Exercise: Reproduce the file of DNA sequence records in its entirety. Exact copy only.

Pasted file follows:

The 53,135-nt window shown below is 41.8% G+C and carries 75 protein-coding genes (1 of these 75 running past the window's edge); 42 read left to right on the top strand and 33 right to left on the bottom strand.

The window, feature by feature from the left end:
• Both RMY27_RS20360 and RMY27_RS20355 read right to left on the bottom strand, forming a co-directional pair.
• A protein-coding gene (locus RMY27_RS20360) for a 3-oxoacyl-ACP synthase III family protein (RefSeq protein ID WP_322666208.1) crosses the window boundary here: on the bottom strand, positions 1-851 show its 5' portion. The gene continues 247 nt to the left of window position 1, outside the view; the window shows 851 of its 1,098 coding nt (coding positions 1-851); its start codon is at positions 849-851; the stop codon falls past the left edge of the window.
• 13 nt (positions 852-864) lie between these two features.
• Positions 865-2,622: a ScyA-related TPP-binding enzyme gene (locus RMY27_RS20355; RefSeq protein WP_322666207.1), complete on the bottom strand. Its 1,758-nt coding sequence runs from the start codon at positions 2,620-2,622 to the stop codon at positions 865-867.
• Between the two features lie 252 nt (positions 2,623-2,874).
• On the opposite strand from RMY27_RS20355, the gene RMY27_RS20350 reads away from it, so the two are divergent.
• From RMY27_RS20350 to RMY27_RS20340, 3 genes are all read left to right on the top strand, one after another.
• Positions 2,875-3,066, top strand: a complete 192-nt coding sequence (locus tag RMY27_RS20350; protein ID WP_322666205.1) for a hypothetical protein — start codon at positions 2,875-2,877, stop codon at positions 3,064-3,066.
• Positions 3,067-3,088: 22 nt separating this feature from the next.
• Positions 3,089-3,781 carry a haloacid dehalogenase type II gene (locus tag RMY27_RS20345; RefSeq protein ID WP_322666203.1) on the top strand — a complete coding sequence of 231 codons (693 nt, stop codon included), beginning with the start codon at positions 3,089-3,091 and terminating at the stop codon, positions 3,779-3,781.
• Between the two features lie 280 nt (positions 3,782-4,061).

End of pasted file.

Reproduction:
The 53,135-nt window shown below is 41.8% G+C and carries 75 protein-coding genes (1 of these 75 running past the window's edge); 42 read left to right on the top strand and 33 right to left on the bottom strand.

The window, feature by feature from the left end:
• Both RMY27_RS20360 and RMY27_RS20355 read right to left on the bottom strand, forming a co-directional pair.
• A protein-coding gene (locus RMY27_RS20360) for a 3-oxoacyl-ACP synthase III family protein (RefSeq protein ID WP_322666208.1) crosses the window boundary here: on the bottom strand, positions 1-851 show its 5' portion. The gene continues 247 nt to the left of window position 1, outside the view; the window shows 851 of its 1,098 coding nt (coding positions 1-851); its start codon is at positions 849-851; the stop codon falls past the left edge of the window.
• 13 nt (positions 852-864) lie between these two features.
• Positions 865-2,622: a ScyA-related TPP-binding enzyme gene (locus RMY27_RS20355; RefSeq protein WP_322666207.1), complete on the bottom strand. Its 1,758-nt coding sequence runs from the start codon at positions 2,620-2,622 to the stop codon at positions 865-867.
• Between the two features lie 252 nt (positions 2,623-2,874).
• On the opposite strand from RMY27_RS20355, the gene RMY27_RS20350 reads away from it, so the two are divergent.
• From RMY27_RS20350 to RMY27_RS20340, 3 genes are all read left to right on the top strand, one after another.
• Positions 2,875-3,066, top strand: a complete 192-nt coding sequence (locus tag RMY27_RS20350; protein ID WP_322666205.1) for a hypothetical protein — start codon at positions 2,875-2,877, stop codon at positions 3,064-3,066.
• Positions 3,067-3,088: 22 nt separating this feature from the next.
• Positions 3,089-3,781 carry a haloacid dehalogenase type II gene (locus tag RMY27_RS20345; RefSeq protein ID WP_322666203.1) on the top strand — a complete coding sequence of 231 codons (693 nt, stop codon included), beginning with the start codon at positions 3,089-3,091 and terminating at the stop codon, positions 3,779-3,781.
• Between the two features lie 280 nt (positions 3,782-4,061).